Ketogenic Diet Plan Overview

Ketogenic Diet Plan Overview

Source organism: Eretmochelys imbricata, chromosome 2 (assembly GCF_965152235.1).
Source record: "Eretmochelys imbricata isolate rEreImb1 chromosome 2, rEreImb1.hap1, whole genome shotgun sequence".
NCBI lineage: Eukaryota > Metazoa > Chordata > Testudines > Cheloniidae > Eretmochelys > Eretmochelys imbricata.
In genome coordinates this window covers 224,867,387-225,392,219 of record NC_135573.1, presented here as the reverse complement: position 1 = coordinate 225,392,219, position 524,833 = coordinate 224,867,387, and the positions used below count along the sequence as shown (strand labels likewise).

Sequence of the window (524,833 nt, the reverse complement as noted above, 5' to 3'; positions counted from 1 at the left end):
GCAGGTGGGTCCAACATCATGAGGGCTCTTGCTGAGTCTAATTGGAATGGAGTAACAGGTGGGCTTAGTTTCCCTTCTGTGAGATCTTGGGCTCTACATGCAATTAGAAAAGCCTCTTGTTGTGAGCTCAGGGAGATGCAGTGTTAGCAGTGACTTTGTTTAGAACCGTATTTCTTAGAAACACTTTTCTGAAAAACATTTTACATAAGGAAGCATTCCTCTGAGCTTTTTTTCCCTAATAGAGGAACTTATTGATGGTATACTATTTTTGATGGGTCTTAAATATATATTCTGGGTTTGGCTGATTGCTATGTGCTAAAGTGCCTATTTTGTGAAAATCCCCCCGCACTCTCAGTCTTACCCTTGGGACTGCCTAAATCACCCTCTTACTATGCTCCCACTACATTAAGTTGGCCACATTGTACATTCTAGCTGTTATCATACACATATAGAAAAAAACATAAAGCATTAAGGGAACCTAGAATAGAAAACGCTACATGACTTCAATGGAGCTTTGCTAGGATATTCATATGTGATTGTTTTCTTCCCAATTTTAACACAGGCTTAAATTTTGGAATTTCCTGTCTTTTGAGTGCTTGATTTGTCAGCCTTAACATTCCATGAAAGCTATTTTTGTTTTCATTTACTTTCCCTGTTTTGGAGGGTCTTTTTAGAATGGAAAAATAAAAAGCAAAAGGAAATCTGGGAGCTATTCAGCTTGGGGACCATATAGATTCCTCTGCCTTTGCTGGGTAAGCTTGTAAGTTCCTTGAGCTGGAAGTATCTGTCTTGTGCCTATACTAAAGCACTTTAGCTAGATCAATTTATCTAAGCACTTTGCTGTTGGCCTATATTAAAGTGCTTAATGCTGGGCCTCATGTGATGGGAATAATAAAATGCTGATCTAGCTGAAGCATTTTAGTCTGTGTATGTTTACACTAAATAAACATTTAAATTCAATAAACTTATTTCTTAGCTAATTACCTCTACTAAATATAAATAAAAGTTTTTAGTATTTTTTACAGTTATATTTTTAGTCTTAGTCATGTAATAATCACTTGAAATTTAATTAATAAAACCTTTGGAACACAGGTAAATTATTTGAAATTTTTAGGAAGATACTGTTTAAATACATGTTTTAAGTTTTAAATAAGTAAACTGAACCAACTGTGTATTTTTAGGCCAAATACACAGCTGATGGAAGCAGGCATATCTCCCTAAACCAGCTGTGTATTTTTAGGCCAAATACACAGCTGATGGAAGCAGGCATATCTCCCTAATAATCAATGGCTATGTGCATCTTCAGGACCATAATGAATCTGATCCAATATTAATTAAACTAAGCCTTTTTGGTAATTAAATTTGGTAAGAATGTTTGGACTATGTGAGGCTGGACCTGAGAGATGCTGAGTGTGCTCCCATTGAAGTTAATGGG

Insulin not only makes your body use glucose fuel, it also prevents fat-burning. So, if we are consuming 2-50 grams of carbs per day and a moderate amount of protein, what do we eat to substitute the rest of the calories with? I need to explain fat because we have all been fully indoctrinated that fat is bad and that it will make us overweight and clog our arteries. Whats fascinating is that fat is the only type of food that has almost no effect on insulin. Let that sink in for a minute. All the bad hype you have been hearing about high-fat diets is not exactly true. If you personally read the studies involving high-fat diets, youll discover that 99% of it is a combination of high-fat and high-carbohydrate diets. When you combine high carbohydrates with fat or even protein, insulin will spike dramatically. So that deep-fried donut or deep-fried fatty fries are really fried carbohydrates. If you consume dietary fats with LOW CARBS, you will not spike insulin. High-fats is safe as long as it goes with low carbs. This is based on another principle that I talked about in previous books: You dont lose weight and get healthy. Rather, you get healthy to lose weight. More than just losing weight or reducing your blood sugar, your goals should be getting healthy, making sure you get as much nutrients as you can from what you eat, and making sure you only eat quality food. I look at ketosis as ONE strategy or piece of the puzzle. Ketosis is healthy because it allows you to run your body on a cleaner fuel. Being in this field for quite a while, I stumble on all sorts of aspects of ketosis that continue to tweak things or optimize results. For example; if you get into ketosis and release your stored fat in your fat cells, there is a chance you could end up with a fatty liver since Continue reading >>